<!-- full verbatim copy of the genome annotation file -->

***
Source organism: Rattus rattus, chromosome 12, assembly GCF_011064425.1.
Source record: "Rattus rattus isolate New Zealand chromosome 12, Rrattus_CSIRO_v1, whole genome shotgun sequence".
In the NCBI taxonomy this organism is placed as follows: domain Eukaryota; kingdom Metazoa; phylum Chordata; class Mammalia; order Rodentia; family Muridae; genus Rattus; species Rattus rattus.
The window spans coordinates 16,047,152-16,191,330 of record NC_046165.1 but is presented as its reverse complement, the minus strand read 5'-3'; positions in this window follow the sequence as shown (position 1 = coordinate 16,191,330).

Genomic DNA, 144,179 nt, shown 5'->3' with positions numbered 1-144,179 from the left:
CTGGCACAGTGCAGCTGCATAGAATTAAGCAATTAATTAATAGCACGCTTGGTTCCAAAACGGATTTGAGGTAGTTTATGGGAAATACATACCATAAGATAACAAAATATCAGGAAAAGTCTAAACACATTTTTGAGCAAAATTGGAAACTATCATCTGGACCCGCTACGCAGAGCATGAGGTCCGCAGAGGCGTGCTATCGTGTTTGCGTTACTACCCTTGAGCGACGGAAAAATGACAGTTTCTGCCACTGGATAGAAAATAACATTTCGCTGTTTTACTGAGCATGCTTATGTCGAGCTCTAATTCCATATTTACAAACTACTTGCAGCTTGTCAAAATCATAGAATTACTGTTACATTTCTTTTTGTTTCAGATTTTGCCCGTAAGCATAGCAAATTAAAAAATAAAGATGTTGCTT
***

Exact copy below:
Source organism: Rattus rattus, chromosome 12, assembly GCF_011064425.1.
Source record: "Rattus rattus isolate New Zealand chromosome 12, Rrattus_CSIRO_v1, whole genome shotgun sequence".
In the NCBI taxonomy this organism is placed as follows: domain Eukaryota; kingdom Metazoa; phylum Chordata; class Mammalia; order Rodentia; family Muridae; genus Rattus; species Rattus rattus.
The window spans coordinates 16,047,152-16,191,330 of record NC_046165.1 but is presented as its reverse complement, the minus strand read 5'-3'; positions in this window follow the sequence as shown (position 1 = coordinate 16,191,330).

Genomic DNA, 144,179 nt, shown 5'->3' with positions numbered 1-144,179 from the left:
CTGGCACAGTGCAGCTGCATAGAATTAAGCAATTAATTAATAGCACGCTTGGTTCCAAAACGGATTTGAGGTAGTTTATGGGAAATACATACCATAAGATAACAAAATATCAGGAAAAGTCTAAACACATTTTTGAGCAAAATTGGAAACTATCATCTGGACCCGCTACGCAGAGCATGAGGTCCGCAGAGGCGTGCTATCGTGTTTGCGTTACTACCCTTGAGCGACGGAAAAATGACAGTTTCTGCCACTGGATAGAAAATAACATTTCGCTGTTTTACTGAGCATGCTTATGTCGAGCTCTAATTCCATATTTACAAACTACTTGCAGCTTGTCAAAATCATAGAATTACTGTTACATTTCTTTTTGTTTCAGATTTTGCCCGTAAGCATAGCAAATTAAAAAATAAAGATGTTGCTT